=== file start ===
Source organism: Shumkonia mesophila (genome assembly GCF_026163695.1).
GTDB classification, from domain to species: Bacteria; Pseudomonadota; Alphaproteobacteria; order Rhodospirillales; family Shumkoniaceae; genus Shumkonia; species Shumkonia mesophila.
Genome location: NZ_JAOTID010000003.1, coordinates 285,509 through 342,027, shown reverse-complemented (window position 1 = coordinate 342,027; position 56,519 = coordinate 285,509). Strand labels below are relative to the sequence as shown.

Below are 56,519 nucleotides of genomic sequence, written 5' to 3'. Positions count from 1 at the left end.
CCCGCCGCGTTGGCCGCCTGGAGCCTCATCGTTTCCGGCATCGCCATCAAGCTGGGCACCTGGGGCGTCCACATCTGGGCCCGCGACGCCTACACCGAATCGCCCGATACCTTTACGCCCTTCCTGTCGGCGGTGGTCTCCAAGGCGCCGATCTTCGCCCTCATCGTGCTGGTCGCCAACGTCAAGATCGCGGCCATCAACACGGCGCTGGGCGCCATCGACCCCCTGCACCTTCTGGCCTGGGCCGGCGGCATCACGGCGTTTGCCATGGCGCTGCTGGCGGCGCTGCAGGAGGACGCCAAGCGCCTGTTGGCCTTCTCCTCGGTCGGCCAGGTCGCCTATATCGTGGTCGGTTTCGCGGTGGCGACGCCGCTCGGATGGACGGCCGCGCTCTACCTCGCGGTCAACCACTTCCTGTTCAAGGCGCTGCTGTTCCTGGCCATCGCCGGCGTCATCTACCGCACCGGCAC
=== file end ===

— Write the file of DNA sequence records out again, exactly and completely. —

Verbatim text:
Source organism: Shumkonia mesophila (genome assembly GCF_026163695.1).
GTDB classification, from domain to species: Bacteria; Pseudomonadota; Alphaproteobacteria; order Rhodospirillales; family Shumkoniaceae; genus Shumkonia; species Shumkonia mesophila.
Genome location: NZ_JAOTID010000003.1, coordinates 285,509 through 342,027, shown reverse-complemented (window position 1 = coordinate 342,027; position 56,519 = coordinate 285,509). Strand labels below are relative to the sequence as shown.

Below are 56,519 nucleotides of genomic sequence, written 5' to 3'. Positions count from 1 at the left end.
CCCGCCGCGTTGGCCGCCTGGAGCCTCATCGTTTCCGGCATCGCCATCAAGCTGGGCACCTGGGGCGTCCACATCTGGGCCCGCGACGCCTACACCGAATCGCCCGATACCTTTACGCCCTTCCTGTCGGCGGTGGTCTCCAAGGCGCCGATCTTCGCCCTCATCGTGCTGGTCGCCAACGTCAAGATCGCGGCCATCAACACGGCGCTGGGCGCCATCGACCCCCTGCACCTTCTGGCCTGGGCCGGCGGCATCACGGCGTTTGCCATGGCGCTGCTGGCGGCGCTGCAGGAGGACGCCAAGCGCCTGTTGGCCTTCTCCTCGGTCGGCCAGGTCGCCTATATCGTGGTCGGTTTCGCGGTGGCGACGCCGCTCGGATGGACGGCCGCGCTCTACCTCGCGGTCAACCACTTCCTGTTCAAGGCGCTGCTGTTCCTGGCCATCGCCGGCGTCATCTACCGCACCGGCAC